From Wikipedia, the free encyclopedia
Jump to navigation Jump to search

A declarant, generally speaking, is anyone who composes and signs a statement or declaration alleging that the information he has given therein is true. This differs from an affiant, as in the case of an affidavit the facts therein are sworn to before a notary public or other official, whereas a declaration is usually made by one person for the use of another.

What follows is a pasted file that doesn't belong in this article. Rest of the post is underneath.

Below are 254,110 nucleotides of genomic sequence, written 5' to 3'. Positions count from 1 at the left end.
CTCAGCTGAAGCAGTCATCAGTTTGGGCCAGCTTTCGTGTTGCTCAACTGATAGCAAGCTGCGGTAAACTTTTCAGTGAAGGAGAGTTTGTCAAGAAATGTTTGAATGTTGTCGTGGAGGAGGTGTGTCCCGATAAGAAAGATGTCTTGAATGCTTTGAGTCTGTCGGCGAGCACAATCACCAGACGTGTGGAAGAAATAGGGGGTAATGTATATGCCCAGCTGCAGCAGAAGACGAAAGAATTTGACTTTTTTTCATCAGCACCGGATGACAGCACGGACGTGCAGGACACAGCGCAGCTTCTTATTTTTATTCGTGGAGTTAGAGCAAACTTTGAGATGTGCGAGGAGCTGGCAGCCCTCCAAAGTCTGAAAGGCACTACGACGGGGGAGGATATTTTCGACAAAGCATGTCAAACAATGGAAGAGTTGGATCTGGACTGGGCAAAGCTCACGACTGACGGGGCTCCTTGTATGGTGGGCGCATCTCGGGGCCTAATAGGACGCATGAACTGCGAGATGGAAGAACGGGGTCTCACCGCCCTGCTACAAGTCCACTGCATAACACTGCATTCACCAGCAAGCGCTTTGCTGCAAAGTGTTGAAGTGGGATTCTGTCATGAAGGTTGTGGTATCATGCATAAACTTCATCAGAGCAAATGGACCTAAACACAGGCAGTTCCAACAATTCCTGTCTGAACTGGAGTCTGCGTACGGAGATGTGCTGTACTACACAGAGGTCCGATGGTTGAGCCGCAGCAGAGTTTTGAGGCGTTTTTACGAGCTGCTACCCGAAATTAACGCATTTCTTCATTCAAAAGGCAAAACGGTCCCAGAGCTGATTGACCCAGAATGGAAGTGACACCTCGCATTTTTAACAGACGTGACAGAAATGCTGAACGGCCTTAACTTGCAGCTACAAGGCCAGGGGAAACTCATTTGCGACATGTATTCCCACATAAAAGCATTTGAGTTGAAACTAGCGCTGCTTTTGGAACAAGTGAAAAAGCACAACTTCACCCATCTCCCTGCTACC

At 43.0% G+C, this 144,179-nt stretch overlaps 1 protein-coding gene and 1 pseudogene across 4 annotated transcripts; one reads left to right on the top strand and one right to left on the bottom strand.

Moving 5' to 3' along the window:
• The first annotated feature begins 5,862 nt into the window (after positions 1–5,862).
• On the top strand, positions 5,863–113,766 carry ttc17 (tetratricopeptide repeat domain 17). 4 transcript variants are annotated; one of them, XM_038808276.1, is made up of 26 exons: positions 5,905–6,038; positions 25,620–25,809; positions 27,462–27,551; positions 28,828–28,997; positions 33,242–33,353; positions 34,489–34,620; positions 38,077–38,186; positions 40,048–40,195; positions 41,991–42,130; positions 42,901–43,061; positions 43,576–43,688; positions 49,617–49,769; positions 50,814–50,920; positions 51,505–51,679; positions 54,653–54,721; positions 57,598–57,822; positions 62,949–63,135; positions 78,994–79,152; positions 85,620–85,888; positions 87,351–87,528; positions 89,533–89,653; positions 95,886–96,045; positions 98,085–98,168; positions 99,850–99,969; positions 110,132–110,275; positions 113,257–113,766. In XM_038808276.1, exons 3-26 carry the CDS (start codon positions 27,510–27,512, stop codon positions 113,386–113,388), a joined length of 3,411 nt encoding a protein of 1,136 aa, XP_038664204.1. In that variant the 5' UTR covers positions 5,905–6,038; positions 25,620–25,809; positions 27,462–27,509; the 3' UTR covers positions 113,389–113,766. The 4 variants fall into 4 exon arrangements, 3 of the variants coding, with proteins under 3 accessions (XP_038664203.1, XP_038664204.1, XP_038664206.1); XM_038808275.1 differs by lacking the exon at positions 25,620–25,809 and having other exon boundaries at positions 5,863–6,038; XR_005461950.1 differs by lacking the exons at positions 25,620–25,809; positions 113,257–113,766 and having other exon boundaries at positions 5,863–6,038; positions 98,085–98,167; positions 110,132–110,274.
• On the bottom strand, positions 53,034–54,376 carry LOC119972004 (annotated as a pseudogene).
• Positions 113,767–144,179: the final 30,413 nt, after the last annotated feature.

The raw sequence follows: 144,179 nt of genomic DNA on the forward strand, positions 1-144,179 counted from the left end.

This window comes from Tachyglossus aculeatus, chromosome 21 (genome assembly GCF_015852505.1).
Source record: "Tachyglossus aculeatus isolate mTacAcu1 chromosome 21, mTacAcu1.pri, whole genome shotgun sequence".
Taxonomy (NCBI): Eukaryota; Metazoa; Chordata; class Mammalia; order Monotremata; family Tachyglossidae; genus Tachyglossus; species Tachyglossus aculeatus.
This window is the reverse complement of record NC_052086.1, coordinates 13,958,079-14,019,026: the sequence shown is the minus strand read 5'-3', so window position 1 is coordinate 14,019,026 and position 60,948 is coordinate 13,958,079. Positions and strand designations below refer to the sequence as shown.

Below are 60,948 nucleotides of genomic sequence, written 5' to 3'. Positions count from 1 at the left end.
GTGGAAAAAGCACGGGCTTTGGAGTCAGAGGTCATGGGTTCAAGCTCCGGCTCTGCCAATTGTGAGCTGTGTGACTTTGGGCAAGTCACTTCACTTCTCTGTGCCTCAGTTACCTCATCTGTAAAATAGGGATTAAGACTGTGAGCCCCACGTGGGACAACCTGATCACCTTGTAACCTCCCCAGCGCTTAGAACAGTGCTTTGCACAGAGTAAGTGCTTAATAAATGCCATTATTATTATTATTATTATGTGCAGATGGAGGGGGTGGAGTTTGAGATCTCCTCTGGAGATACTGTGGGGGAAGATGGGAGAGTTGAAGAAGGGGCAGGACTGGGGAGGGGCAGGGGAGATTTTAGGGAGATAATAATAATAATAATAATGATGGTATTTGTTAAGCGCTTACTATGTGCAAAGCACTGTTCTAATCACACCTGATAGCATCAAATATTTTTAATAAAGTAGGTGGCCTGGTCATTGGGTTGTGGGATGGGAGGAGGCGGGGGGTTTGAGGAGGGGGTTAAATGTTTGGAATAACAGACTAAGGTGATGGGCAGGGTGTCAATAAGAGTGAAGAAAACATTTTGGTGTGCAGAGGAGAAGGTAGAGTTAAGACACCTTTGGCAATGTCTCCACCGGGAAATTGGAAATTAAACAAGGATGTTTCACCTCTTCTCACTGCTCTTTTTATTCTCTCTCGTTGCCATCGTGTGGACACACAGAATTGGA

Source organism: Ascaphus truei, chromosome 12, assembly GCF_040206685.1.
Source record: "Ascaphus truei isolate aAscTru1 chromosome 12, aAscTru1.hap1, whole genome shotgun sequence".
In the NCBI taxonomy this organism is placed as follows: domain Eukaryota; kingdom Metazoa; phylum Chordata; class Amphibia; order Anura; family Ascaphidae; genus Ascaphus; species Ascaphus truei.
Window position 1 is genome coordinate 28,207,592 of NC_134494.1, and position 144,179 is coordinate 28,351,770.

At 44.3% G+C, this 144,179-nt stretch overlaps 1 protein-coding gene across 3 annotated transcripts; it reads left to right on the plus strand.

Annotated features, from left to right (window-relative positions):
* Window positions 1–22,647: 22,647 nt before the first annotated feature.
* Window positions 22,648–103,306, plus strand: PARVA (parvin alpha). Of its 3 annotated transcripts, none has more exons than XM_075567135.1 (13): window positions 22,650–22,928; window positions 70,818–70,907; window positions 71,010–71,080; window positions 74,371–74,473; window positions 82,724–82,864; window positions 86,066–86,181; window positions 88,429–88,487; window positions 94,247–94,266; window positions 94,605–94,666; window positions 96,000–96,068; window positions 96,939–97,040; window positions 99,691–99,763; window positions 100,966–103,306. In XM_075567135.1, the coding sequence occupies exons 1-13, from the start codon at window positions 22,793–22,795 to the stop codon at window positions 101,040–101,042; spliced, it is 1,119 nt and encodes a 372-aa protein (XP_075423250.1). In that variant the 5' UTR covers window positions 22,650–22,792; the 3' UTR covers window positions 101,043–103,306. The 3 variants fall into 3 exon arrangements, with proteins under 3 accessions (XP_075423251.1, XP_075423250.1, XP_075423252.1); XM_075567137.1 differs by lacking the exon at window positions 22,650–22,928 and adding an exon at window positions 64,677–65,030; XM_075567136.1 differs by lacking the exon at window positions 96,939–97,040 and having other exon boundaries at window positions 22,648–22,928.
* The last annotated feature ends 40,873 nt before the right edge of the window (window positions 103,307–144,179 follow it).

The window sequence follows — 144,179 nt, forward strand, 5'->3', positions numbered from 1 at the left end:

Uttering a statement or declaration which is proven to be false is a crime in many jurisdictions, though usually a separate offence from perjury.

The word declarant, when discussing the hearsay rule and its exceptions, refers to the person who makes an out-of-court statement. For example, if John is on the witness stand and says "Mary said that she was afraid." Mary is the declarant, not John. This concept is important in understanding many applications of the hearsay rule and its exceptions.